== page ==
By RazzaTazz 12 Comments
I have recently completed another bizarre mini wiki project related to the history of comics - DC Salutes the Bicentennial. For those of you who are not Americans, the bicentennial refers to the 200th anniversary of the United States which took place in 1976, so this is a pretty old comic related concept (I ran across it on the cover of a Kamandi comic while searching the wiki.) With some help from another site I got a copy of a scan of the giveaway and some general information related to it:
In the description the author of the other blog indicates that even if he was contemporary to the event that he would never cut up the cover of an issue to get satisfy a giveaway, valuing the comics too much. At the same time, what of those that really wanted the belt buckle? I am not a real collector of comics, rather I classify myself as a reader of them. Nor am I particularly interested in memorabilia, so the concept either way of thinking about the giveaway wouldn't interest me. These types of giveaways don't exist anymore, but it got me to thinking who would and who would not cut up the cover. I would see no problem with it as the story inside would still be untouched, but then again it would take more motivation than a belt buckle to get me going (a lasso of truth perhaps).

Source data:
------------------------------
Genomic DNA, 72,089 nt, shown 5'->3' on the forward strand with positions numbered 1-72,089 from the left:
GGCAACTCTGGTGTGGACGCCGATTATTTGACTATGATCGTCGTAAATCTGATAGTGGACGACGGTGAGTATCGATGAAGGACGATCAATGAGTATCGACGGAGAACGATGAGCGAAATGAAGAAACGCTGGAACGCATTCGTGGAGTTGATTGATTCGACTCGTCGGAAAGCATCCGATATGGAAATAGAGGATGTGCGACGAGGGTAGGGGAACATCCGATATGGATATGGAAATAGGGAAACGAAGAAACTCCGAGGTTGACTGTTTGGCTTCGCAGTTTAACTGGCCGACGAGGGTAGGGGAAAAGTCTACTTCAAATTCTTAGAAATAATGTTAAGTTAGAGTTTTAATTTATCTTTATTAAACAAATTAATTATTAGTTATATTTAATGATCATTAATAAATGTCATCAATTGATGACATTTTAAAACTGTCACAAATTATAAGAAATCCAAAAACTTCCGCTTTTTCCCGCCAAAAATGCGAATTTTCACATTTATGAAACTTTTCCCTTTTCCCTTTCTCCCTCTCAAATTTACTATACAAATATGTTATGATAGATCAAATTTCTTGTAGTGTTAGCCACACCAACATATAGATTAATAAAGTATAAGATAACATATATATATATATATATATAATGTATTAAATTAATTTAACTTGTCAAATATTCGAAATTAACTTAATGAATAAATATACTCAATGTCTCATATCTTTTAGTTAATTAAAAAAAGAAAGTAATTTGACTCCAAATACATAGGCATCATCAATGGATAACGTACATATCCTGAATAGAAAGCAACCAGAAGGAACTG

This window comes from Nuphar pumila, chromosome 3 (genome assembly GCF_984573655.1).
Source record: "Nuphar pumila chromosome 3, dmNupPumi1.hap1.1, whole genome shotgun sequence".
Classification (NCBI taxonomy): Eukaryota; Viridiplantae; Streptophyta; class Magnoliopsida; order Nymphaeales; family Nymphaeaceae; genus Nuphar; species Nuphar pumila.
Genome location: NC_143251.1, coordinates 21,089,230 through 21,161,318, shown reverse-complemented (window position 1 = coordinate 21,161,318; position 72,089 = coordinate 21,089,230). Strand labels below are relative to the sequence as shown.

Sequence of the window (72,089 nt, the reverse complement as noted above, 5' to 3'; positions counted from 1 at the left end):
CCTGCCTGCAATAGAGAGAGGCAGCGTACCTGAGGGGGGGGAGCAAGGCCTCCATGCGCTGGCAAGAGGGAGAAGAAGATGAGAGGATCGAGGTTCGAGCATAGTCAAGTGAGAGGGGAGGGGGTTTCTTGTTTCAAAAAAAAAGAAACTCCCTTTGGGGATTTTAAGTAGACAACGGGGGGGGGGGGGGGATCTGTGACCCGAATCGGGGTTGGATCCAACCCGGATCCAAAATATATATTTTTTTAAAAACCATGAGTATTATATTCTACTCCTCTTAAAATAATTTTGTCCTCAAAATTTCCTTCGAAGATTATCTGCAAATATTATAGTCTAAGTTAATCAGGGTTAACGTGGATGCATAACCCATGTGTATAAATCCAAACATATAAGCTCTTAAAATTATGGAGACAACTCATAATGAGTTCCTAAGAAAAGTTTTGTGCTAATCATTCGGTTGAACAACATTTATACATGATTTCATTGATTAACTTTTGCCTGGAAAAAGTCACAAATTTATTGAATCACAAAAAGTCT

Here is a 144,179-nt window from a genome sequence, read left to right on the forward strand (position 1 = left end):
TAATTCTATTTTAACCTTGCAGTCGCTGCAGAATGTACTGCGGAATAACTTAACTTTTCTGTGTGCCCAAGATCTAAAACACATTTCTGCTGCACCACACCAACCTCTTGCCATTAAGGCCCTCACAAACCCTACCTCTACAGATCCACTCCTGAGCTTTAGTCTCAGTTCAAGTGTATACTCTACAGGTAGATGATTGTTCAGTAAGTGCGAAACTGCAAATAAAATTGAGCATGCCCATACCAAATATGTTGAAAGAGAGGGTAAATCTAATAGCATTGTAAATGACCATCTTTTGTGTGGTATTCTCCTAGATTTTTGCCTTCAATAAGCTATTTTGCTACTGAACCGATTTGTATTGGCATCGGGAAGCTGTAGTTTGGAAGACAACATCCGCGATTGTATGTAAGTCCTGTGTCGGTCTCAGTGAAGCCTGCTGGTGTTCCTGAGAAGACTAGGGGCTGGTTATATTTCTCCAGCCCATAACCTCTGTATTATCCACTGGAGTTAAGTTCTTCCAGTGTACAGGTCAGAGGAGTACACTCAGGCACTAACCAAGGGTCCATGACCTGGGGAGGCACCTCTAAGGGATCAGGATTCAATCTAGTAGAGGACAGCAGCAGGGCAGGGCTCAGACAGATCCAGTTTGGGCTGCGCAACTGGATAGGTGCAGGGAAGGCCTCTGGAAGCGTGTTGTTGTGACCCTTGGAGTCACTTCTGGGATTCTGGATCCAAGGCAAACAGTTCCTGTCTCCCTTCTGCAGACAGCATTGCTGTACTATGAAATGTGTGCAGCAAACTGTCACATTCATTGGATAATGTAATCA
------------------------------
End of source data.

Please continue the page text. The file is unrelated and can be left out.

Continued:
Anyway it is just a strange anachronism from a bygone era in comic history, before the internet, when such things would still work. I am sure now if it happened it would involve a dedicated website and bar codes.